Specimen Processing, Transport and Storage

Transport can be a significant source of specimen problems.  The main variables to consider include agitation, light exposure, temperature, transport time, and placement of samples within the proper transport container.  Specimens should be delivered to the laboratory promptly after collection, and the time between sampling and analysis reduced to a minimum.  In addition, samples should be transported and stored under proper temperature and light conditions.  Storage of samples for follow up add-on testing should be monitored and validated for each analyte, for the specific storage temperatures used in the laboratory. 

The time between collection and centrifugation affects some analytes more than others. When plasma or serum are required, labs should centrifuge samples (and aliquot, if necessary) prior to transportation if the sample is traveling > 1-2 hours to the central lab. Labs need standardized protocols for centrifugation time and speed, because these variables impact specimen integrity.  Re-centrifugation should be avoided because it can cause hemolysis and affects gel-barrier integrity.

 

Summary of specimen collection and handling factors that can affect specimen integrity:

SAMPLE

COLLECTION

❖      Patient  Identification ❖      Requests with errors in patient ID
❖      Sample labeling ❖      Inappropriate sample type
❖      Needle size ❖      Inappropriate collection containers
❖      Sample volume ❖      Insufficient sample volume
❖      Sample collection tube ❖      Clotted samples
❖      Inadequate tube filling ❖      Hemolyzed samples
❖      IV contamination ❖      Lipemic samples
❖      Order of specimen draw ❖      Contaminated samples
❖      Specimen clotting ❖      Fist-clenching during phlebotomy
❖      Inappropriate sample volume to anticoagulant ratio

 

Sample Processing, Transportation and Storage ❖      Samples stored or not received ❖      Damaged samples
❖      Delayed specimen processing ❖      Add-on testing
❖      Samples transported at inappropriate time for processing ❖      Agitation
❖      Exposure of samples to environment ❖      Re-centrifugation
❖      Samples transported under inappropriate temperature conditions ❖      Improperly stored samples

 

Personnel Training and Competency

Unlike the analytic phase, the processes of the pre-analytic phase, including test ordering, patient preparation, specimen collection, identification, handling, and transport, often involve personnel that are not under the direct supervision of the laboratory, such as phlebotomists, nurses, administrative personnel, even receptionists and other office staff. This makes it more challenging to control quality performance and address errors.


Proper training of personnel who collect and handle specimens is the key to ensuring sample integrity. Improper training can lead to high sample rejection volume and/or compromised patient results, which can affect the outcome of patient care. Thus, all personnel involved with “pre-laboratory” as well as laboratory-centered pre-analytical processes must have their training documented and their competency evaluated by qualified laboratory professionals.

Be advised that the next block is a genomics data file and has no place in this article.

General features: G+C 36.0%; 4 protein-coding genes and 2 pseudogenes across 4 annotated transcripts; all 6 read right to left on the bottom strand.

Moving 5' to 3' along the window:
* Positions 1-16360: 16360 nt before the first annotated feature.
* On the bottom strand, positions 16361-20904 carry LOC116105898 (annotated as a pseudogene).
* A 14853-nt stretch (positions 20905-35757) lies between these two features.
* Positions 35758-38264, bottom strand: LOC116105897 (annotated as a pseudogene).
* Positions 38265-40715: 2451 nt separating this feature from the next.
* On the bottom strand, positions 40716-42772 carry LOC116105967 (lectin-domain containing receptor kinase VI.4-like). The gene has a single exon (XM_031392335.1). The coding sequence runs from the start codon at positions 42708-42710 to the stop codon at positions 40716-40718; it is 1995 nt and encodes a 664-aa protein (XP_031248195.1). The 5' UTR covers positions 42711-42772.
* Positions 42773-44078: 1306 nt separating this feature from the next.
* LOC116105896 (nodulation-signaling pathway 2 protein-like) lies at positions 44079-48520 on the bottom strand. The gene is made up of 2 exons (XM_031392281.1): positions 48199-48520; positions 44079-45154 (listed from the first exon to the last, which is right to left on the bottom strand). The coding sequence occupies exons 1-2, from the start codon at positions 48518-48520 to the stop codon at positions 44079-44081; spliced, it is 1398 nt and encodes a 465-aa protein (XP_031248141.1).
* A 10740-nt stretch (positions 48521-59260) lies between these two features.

Being proactive to ensure sample integrity

● Properly train and perform competency assessments on all personnel that collect patient samples.
● When collecting samples, ensure that the proper container is used. If in doubt, consult the laboratory manual or call the laboratory.
● Provide a detailed specimen collection procedure to all sites that submit samples to the laboratory. Include a section for rejecting specimens.
● Properly store all samples per manufacturer’s recommendations. If the laboratory performs laboratory-developed tests (LDT), specimen stability studies for specimen age, storage and transport must be performed.
● Ensure that all samples contain at least 2 unique identifiers and the information on the sample matches the information on the requisition.

 

Monitoring the Laboratory Environment to Maintain Specimen Integrity

 

In the clinical laboratory setting, proper environmental monitoring is an integral part of a clinical laboratory’s daily operations.  The vast majority of medical laboratories are required by their institutions and regulatory bodies to maintain and monitor proper temperatures within the entire laboratory environment. These requirements are largely driven by the need to ensure the integrity of testing systems and reagents, and to protect test samples and products. While monitoring temperature is important, the total laboratory environment (beyond temperature) must also be monitored continuously. To handle this task, the laboratory must ensure system accuracy, and maintain required records.

 

Laboratory monitoring can be challenging

It is often difficult to determine the best methods and practices for implementing and maintaining a robust monitoring platform, especially considering the need to do so 24 hours a day, 7 days a week, in real-time. Facilities and Laboratory Managers must keep constant vigilance over all laboratory conditions and functionality. This task alone can be incredibly time consuming and painstaking. With a laboratory’s valuable research and reputation on the line, it is important to acknowledge all the challenges of monitoring the laboratory’s equipment and ambient parameters.

 

But…